Factors predicting the outcome of conservatively treated adenocarcinoma in situ of the uterine cervix: an analysis of 166 cases.
ABSTRACT The present study assessed the clinical outcome of patients conservatively treated for cervical adenocarcinoma in situ (AIS) and their predictive factors using univariate and multivariate population averaged (PA) generalized estimating equation (GEE) model in a longitudinal setting.
A series of 166 consecutive women (mean age 39.8 yrs; range 23-63 yrs) underwent conservative treatment of AIS as the primary treatment and were followed-up (mean 40.9 mo) using colposcopy, PAP-smear, biopsy and HPV-testing with Hybrid Capture 2.
Hysterectomy was performed as part of the primary management in 47 patients, who were excluded from the follow-up (FU) analysis. Out of 119 women closely followed-up, additional therapeutic procedures were performed in 69. At study conclusion, 7 patients (5.9%) showed persistent disease, while 8 (6.7%) had progressed to invasive adenocarcinoma (AC). Positive HR-HPV test was the only independent predictor of disease recurrence (adjusted OR=2.72; 95%CI 1.08-6.87), and together with free cone margins (OR=0.20; 95%CI 0.04-0.92), HR-HPV positivity was also the single most powerful predictor of disease progression to AC, with OR=3.74; 95%CI 1.84-7.61 (p=0.0001) in multivariate PA-GEE.
These results suggest that testing HR-HPV positive at any time point during FU is the most significant independent predictor of progressive disease, while showing free margins in cone has a significant protective effect against progression to AC. Furthermore, because 4.3% women with persistent, recurrent or progressive disease experienced a late (5th and 6th FU) diagnosis of HG-CGIN or microinvasive AC, a close surveillance should be scheduled for at least three years in conservatively treated AIS patients.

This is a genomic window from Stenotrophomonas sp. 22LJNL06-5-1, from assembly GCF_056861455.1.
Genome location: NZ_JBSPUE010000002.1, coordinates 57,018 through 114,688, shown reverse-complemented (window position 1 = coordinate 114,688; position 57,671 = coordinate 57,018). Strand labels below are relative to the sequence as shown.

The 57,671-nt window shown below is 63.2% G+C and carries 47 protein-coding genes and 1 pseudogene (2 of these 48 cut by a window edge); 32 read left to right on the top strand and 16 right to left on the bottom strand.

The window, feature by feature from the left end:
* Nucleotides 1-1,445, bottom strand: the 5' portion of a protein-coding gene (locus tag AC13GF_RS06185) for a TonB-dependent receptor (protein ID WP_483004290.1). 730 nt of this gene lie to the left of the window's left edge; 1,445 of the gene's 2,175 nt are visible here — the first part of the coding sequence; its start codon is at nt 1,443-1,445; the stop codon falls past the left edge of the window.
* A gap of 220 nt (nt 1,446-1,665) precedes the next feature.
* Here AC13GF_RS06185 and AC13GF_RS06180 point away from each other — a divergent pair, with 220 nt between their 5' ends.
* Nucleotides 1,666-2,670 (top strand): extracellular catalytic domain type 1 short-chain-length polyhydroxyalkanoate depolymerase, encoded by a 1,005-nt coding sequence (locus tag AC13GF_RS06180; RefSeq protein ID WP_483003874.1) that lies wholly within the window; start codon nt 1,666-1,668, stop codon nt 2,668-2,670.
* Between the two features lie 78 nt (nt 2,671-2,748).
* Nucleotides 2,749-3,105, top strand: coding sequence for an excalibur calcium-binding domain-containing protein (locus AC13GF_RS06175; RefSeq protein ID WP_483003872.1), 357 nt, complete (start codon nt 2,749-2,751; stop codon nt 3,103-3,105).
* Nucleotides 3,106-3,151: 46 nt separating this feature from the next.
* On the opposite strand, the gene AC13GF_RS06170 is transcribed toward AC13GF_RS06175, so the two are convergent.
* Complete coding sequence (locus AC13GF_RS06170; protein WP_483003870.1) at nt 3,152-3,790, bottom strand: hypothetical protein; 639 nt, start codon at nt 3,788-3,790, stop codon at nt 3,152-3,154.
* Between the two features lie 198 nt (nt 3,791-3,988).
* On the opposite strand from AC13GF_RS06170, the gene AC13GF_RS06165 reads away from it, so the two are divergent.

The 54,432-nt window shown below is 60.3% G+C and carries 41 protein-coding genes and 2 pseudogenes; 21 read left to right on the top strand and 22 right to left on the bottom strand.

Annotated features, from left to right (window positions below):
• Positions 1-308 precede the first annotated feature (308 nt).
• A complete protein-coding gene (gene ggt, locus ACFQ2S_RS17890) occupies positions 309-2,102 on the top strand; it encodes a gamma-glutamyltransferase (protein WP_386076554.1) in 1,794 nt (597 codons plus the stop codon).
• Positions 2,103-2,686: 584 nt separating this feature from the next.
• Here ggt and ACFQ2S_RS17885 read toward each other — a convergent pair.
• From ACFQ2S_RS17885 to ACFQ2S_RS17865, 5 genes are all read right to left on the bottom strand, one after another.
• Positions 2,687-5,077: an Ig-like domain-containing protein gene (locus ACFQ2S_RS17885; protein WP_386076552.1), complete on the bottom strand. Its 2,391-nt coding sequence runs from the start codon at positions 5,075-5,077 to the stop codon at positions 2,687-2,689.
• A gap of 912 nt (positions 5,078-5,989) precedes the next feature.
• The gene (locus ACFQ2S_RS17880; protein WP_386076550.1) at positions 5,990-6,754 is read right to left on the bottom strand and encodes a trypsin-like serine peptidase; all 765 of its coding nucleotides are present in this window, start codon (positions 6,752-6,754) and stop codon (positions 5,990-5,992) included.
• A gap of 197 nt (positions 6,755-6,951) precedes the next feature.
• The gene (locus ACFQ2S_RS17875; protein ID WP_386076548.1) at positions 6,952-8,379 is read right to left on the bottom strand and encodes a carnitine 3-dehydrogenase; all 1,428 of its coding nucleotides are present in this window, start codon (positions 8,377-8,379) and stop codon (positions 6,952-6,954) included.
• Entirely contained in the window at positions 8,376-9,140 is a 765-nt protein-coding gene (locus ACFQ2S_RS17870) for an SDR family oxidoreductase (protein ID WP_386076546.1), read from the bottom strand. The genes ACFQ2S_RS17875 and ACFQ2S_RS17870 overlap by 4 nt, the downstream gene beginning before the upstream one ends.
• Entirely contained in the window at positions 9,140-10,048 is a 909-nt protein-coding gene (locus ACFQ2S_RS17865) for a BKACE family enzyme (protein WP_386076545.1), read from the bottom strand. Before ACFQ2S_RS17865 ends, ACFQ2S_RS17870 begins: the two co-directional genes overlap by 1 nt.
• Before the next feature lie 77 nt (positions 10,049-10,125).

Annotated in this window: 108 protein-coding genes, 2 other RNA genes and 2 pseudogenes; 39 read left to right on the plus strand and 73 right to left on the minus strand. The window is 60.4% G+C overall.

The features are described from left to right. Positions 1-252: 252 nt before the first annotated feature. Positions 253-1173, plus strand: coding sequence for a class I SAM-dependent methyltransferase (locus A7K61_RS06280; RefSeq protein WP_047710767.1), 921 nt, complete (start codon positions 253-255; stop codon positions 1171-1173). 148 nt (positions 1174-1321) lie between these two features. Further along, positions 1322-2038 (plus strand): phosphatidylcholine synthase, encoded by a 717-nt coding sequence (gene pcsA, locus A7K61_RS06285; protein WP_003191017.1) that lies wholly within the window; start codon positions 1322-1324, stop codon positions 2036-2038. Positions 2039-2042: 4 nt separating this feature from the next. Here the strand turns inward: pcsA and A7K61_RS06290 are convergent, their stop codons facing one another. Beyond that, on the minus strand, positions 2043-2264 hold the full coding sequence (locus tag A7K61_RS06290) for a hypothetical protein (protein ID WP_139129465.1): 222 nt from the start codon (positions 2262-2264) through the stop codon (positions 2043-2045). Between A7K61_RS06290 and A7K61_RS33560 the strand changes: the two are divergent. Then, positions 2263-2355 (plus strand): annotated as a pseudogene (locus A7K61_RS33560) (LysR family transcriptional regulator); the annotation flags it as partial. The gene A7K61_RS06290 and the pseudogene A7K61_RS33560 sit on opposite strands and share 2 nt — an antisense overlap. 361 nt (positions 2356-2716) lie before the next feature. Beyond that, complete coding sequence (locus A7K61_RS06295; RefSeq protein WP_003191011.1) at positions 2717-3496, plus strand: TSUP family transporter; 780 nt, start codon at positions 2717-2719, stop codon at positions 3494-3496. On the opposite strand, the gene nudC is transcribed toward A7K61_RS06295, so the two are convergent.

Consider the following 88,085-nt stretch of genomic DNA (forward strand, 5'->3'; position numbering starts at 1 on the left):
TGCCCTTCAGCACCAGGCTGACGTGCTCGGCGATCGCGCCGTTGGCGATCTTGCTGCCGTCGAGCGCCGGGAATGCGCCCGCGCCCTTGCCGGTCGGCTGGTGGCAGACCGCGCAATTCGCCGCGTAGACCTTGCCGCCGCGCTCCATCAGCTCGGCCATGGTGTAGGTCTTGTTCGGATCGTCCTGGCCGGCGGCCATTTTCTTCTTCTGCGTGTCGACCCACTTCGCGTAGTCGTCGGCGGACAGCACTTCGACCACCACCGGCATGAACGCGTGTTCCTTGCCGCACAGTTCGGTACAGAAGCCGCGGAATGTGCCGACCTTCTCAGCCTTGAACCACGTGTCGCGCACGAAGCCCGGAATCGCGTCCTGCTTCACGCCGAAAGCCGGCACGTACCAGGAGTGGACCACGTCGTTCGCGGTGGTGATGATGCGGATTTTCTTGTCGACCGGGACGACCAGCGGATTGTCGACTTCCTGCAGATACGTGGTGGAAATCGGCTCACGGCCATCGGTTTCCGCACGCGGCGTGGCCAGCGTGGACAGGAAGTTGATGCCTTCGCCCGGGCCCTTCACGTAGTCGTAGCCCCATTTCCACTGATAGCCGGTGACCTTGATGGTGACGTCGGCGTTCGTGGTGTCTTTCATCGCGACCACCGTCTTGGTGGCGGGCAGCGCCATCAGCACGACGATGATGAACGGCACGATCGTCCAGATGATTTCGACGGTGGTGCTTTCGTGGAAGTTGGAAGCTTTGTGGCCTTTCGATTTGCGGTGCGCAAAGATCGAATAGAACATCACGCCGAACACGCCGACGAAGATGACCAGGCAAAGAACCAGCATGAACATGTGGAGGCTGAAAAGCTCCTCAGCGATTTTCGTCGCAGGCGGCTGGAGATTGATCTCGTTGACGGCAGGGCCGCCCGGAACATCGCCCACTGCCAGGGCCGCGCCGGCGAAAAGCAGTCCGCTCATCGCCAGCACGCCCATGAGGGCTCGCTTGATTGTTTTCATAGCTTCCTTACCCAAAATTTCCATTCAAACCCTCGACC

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ABSTRACT: To determine factors associated with the presence of residual disease in women who have undergone cervical conization for adenocarcinoma in situ (ACIS) of the cervix. We identified women who underwent a cervical conization for a diagnosis of ACIS followed by repeat conization or hysterectomy between January 1, 1995 and April 30, 2010. Data were summarized using standard descriptive statistics. 78 patients met study criteria. The presence of ACIS at the internal conization margin or in the postconization endocervical curettage (ECC) correlated with residual ACIS (p<0.001). A margin positive for ACIS was associated with residual glandular neoplasia in 68% of cases. An ECC positive for ACIS was associated with residual ACIS in 95% of cases. If both the margins and the ECC were positive for the presence of ACIS, 8% did not have residual disease, 77% had residual ACIS and 15% had invasive adenocarcinoma. If both the internal conization margin and the postconization ECC were negative for the presence of ACIS, 14% of the final specimens had residual ACIS and none had invasive cancer. The addition of postconization ECC to cone biopsy for ACIS of the cervix provides valuable prognostic information regarding the risk of residual ACIS. Women with ACIS who have both a negative postconization ECC and a negative conization margin have a 14% risk for residual ACIS and can be treated conservatively if desiring fertility. A positive postconization ECC or internal margin incurs significant risk of residual disease and 12-17% will have cancer.American journal of obstetrics and gynecology 12/2013; · 3.28 Impact Factor